Facebook shares has taken a sharp fall one day after documents incriminating the tech giant were leaked.
As the stock markets opened today, the company’s shares opened around 2.5 per cent down, wiping about $9.5billion out of the company’s $379billion value.
This comes one day after a document leak which shows that Facebook used its platform to cripple rivals, aggressively pursued competitors, and leverage developers for advertising money, setting up conflicts with regulators and politicians around the globe.
The leaked documents revealed that:
- Facebook planned to grant companies access to user data based on how much advertising they bought, and threatened to cut off access for firms paying under a certain amount.
- Facebook programmed its android app to see users call and text records in which it admitted was a “pretty high-risk thing to do from a PR perspective”.
- Mr Zuckerberg said he was “sceptical” that apps with access Facebook users’ data would pass data on, as then happened in the Cambridge Analytica scandal.
- Facebook used Onavo app it acquired to spy on users’ phone usage, apparently without their knowledge, to identify competitors such as Whatsapp to buy out.
Following the document leak, stock investment firm Stiefel downgraded Facebook’s shares from “buy” to “hold” ahead of markets opening in New York, saying the company has made “too many adversaries” for its business to thrive.
Stiefel told CNBC:
Facebook’s management team has created too many adversaries — politicians/ regulators, tech leaders, consumers, and employees — to not experience long-term negative ramifications on its business.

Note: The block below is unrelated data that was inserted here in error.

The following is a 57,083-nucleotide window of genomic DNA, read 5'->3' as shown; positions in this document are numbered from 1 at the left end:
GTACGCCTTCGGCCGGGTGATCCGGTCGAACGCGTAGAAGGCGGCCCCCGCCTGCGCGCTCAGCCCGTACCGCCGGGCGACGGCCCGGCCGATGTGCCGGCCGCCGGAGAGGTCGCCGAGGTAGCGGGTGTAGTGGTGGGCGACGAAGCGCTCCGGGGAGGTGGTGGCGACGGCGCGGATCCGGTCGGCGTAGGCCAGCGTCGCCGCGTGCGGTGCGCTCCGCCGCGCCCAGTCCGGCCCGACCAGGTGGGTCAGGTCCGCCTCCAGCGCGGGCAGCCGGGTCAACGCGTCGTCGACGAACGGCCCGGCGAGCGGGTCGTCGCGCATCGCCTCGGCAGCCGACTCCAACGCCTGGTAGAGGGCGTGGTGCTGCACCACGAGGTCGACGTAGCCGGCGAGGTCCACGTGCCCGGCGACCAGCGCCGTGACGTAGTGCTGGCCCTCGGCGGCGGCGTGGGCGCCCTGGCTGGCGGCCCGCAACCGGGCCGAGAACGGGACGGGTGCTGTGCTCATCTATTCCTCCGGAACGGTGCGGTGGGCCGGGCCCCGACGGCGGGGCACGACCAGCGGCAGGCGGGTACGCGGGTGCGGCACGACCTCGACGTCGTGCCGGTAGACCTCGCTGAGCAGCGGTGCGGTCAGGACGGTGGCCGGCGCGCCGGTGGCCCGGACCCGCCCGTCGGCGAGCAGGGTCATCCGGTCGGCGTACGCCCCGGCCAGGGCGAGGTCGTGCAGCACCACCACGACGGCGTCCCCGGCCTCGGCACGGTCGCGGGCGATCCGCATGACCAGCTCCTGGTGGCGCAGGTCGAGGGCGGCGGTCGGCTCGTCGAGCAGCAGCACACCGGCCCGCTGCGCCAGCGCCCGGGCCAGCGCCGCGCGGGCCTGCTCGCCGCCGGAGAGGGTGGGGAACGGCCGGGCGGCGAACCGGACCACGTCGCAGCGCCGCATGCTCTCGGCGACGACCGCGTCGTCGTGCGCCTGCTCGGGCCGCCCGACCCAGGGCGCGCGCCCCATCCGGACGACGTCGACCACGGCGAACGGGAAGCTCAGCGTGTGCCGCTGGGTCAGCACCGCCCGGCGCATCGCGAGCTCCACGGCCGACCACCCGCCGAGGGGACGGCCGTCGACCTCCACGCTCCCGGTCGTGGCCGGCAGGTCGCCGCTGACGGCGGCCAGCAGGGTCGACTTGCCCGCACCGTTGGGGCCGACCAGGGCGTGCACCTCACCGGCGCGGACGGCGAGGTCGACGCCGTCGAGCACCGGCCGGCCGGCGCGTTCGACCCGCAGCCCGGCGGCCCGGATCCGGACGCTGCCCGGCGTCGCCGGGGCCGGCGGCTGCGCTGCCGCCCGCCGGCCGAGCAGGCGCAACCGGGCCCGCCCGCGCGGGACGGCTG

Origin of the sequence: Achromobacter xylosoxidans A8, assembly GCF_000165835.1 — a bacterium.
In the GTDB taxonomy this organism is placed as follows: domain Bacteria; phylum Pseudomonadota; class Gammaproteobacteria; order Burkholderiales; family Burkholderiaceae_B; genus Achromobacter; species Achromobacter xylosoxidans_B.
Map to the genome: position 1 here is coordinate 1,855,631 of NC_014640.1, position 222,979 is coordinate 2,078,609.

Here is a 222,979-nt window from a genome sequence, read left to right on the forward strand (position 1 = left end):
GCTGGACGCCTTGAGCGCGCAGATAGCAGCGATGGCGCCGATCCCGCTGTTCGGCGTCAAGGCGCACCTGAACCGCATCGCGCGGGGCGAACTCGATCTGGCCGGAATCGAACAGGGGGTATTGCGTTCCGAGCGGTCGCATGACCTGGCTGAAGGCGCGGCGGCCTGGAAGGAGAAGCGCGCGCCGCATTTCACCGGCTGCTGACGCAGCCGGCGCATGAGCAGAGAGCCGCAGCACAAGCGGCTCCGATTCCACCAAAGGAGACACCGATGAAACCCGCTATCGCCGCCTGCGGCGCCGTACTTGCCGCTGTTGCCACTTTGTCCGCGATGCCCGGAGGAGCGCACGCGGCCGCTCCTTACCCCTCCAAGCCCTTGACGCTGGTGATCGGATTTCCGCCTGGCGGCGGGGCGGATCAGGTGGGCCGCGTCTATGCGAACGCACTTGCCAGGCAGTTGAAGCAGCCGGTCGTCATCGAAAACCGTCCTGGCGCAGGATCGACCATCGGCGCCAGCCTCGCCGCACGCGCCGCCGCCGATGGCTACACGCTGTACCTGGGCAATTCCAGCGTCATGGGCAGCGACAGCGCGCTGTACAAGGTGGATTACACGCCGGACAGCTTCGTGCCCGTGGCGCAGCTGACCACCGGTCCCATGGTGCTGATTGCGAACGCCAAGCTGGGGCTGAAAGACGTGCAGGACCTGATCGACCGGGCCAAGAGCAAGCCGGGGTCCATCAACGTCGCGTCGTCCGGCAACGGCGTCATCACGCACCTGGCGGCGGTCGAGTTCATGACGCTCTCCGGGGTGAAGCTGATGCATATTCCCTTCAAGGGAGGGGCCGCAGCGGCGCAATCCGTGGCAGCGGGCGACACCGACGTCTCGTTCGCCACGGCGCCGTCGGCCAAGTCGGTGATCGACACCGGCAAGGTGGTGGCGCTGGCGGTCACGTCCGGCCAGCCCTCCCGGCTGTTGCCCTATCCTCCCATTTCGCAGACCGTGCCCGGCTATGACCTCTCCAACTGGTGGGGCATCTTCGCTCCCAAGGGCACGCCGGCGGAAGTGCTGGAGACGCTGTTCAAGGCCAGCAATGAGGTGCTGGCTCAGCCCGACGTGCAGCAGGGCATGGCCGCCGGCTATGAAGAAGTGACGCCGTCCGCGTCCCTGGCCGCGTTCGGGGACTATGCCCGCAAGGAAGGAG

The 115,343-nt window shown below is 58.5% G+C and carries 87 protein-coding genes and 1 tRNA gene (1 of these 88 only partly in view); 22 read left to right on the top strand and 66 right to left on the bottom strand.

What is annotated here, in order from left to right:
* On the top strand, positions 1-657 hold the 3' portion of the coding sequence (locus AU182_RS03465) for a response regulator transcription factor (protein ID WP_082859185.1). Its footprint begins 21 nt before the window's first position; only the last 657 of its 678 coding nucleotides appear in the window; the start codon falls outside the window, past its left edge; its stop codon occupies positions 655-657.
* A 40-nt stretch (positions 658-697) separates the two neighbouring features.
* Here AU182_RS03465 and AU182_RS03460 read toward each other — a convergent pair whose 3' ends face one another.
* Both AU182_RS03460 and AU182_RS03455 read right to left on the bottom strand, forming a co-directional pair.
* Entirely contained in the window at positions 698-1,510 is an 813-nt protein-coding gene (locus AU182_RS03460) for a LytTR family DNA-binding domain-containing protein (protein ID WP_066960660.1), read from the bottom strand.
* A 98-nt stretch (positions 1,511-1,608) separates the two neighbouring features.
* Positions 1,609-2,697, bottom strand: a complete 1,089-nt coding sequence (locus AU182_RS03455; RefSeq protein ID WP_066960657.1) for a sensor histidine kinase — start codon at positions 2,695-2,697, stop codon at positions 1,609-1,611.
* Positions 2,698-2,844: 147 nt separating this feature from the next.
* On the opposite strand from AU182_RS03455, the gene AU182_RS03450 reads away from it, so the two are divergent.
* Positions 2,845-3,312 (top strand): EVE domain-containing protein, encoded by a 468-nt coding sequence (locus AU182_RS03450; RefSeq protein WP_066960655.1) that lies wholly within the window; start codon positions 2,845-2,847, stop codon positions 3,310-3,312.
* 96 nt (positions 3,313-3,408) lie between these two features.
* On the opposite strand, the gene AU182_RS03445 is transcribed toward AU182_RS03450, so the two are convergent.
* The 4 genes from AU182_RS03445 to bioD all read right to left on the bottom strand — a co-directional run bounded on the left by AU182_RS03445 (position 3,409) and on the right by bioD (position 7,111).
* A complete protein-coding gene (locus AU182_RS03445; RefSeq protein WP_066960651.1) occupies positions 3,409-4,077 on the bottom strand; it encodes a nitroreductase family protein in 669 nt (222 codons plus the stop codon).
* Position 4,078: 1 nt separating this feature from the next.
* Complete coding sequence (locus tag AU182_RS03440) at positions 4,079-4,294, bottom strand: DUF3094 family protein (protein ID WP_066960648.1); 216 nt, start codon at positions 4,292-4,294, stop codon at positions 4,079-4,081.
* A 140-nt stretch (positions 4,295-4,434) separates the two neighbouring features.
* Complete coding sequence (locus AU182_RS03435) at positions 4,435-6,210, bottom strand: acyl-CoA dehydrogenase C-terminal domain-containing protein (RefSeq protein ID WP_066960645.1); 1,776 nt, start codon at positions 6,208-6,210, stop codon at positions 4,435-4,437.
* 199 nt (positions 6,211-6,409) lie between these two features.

One key issue is how Facebook took “aggressive positions” against rivals and denied key competitors such as Vine access to its data, which shut down shortly after. Facebook CEO Mark Zuckerberg personally approved a decision to block Twitter’s app Vine from accessing users’ Facebook friends lists.
The papers leaked by British MP Damian Collins also showed that Facebook signed deals to give companies such as Netflix and AirBnB special access to user dater and spied on Android users’ calls and texts.
Facebook strongly denied ever selling user data and insisted it only granted these companies “short term extensions” to preserve user experience.
In the midst of the fallout, Zuckerberg was forced to defend himself on Wednesday night, saying in a lengthy Facebook post that the company “never sold anyone’s data”.
The EU is aggressively cracking down on tech monopolies and recently fined Google $5billion for breaching its competition laws. While the EU has so far been silent on the Facebook leak, regulators are certain to be aware of it and will likely investigate whether the social media giant broke any laws, Daily Mail reports.
Politicians from eight world governments investigating the spread of fake news, led by British MP Damian Collins who leaked the papers, will also pile pressure on Facebook to disclose exactly how it monetises user data.
Following the document leak, on Wednesday night, a former Facebook staff described a “toxic and hostile” atmosphere at the company. One former senior employee told Buzzfeed News that workers are desperate for a change of leadership. Another said staff fear being scolded by furious bosses who are “spouting full-blown anti-media rhetoric, saying that the press is ganging up on Facebook.”